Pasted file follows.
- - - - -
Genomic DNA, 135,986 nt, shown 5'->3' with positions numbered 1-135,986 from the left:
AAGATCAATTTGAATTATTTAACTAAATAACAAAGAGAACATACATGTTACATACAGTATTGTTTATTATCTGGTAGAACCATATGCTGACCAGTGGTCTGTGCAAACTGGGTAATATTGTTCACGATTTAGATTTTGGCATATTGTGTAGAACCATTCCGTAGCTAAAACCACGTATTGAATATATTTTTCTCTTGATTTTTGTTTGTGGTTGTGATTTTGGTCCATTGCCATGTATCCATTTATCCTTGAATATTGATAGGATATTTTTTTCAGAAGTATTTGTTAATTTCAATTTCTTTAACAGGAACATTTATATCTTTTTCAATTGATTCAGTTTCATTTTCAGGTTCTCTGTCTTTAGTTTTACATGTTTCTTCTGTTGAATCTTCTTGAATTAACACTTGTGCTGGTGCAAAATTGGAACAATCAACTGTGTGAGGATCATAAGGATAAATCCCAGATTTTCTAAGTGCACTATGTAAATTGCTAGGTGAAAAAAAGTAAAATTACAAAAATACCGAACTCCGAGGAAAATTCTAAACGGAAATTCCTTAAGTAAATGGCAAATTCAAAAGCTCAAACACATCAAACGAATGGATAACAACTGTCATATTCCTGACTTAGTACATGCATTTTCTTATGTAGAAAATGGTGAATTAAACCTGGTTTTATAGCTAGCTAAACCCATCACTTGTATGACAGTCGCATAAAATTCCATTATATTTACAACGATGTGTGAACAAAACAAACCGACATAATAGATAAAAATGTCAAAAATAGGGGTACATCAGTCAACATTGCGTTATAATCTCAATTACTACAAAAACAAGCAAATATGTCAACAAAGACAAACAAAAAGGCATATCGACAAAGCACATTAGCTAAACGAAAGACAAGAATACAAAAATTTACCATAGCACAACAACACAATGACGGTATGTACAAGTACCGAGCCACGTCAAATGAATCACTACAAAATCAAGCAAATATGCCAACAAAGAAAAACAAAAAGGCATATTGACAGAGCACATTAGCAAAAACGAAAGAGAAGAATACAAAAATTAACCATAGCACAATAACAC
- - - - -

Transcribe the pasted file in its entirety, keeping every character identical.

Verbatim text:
Genomic DNA, 135,986 nt, shown 5'->3' with positions numbered 1-135,986 from the left:
AAGATCAATTTGAATTATTTAACTAAATAACAAAGAGAACATACATGTTACATACAGTATTGTTTATTATCTGGTAGAACCATATGCTGACCAGTGGTCTGTGCAAACTGGGTAATATTGTTCACGATTTAGATTTTGGCATATTGTGTAGAACCATTCCGTAGCTAAAACCACGTATTGAATATATTTTTCTCTTGATTTTTGTTTGTGGTTGTGATTTTGGTCCATTGCCATGTATCCATTTATCCTTGAATATTGATAGGATATTTTTTTCAGAAGTATTTGTTAATTTCAATTTCTTTAACAGGAACATTTATATCTTTTTCAATTGATTCAGTTTCATTTTCAGGTTCTCTGTCTTTAGTTTTACATGTTTCTTCTGTTGAATCTTCTTGAATTAACACTTGTGCTGGTGCAAAATTGGAACAATCAACTGTGTGAGGATCATAAGGATAAATCCCAGATTTTCTAAGTGCACTATGTAAATTGCTAGGTGAAAAAAAGTAAAATTACAAAAATACCGAACTCCGAGGAAAATTCTAAACGGAAATTCCTTAAGTAAATGGCAAATTCAAAAGCTCAAACACATCAAACGAATGGATAACAACTGTCATATTCCTGACTTAGTACATGCATTTTCTTATGTAGAAAATGGTGAATTAAACCTGGTTTTATAGCTAGCTAAACCCATCACTTGTATGACAGTCGCATAAAATTCCATTATATTTACAACGATGTGTGAACAAAACAAACCGACATAATAGATAAAAATGTCAAAAATAGGGGTACATCAGTCAACATTGCGTTATAATCTCAATTACTACAAAAACAAGCAAATATGTCAACAAAGACAAACAAAAAGGCATATCGACAAAGCACATTAGCTAAACGAAAGACAAGAATACAAAAATTTACCATAGCACAACAACACAATGACGGTATGTACAAGTACCGAGCCACGTCAAATGAATCACTACAAAATCAAGCAAATATGCCAACAAAGAAAAACAAAAAGGCATATTGACAGAGCACATTAGCAAAAACGAAAGAGAAGAATACAAAAATTAACCATAGCACAATAACAC